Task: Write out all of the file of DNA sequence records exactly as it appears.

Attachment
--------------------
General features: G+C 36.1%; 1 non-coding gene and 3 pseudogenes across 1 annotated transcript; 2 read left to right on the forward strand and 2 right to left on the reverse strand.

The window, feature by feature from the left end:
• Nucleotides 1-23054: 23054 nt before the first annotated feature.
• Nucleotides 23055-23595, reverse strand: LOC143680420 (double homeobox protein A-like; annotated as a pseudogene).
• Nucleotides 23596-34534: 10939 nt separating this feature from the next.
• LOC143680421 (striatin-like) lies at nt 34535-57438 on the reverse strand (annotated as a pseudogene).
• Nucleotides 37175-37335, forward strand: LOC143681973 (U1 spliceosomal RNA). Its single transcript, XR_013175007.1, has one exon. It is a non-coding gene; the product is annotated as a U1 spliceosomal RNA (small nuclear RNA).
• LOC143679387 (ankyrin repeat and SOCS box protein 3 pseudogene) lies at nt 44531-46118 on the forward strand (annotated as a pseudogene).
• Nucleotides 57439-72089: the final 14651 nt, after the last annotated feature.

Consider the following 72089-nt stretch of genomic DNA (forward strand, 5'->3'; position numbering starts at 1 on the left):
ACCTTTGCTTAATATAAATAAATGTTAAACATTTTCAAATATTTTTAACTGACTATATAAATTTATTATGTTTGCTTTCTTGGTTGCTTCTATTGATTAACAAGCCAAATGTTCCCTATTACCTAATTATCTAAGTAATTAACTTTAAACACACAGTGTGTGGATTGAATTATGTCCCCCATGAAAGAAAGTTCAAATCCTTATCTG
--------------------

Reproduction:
General features: G+C 36.1%; 1 non-coding gene and 3 pseudogenes across 1 annotated transcript; 2 read left to right on the forward strand and 2 right to left on the reverse strand.

The window, feature by feature from the left end:
• Nucleotides 1-23054: 23054 nt before the first annotated feature.
• Nucleotides 23055-23595, reverse strand: LOC143680420 (double homeobox protein A-like; annotated as a pseudogene).
• Nucleotides 23596-34534: 10939 nt separating this feature from the next.
• LOC143680421 (striatin-like) lies at nt 34535-57438 on the reverse strand (annotated as a pseudogene).
• Nucleotides 37175-37335, forward strand: LOC143681973 (U1 spliceosomal RNA). Its single transcript, XR_013175007.1, has one exon. It is a non-coding gene; the product is annotated as a U1 spliceosomal RNA (small nuclear RNA).
• LOC143679387 (ankyrin repeat and SOCS box protein 3 pseudogene) lies at nt 44531-46118 on the forward strand (annotated as a pseudogene).
• Nucleotides 57439-72089: the final 14651 nt, after the last annotated feature.

Consider the following 72089-nt stretch of genomic DNA (forward strand, 5'->3'; position numbering starts at 1 on the left):
ACCTTTGCTTAATATAAATAAATGTTAAACATTTTCAAATATTTTTAACTGACTATATAAATTTATTATGTTTGCTTTCTTGGTTGCTTCTATTGATTAACAAGCCAAATGTTCCCTATTACCTAATTATCTAAGTAATTAACTTTAAACACACAGTGTGTGGATTGAATTATGTCCCCCATGAAAGAAAGTTCAAATCCTTATCTG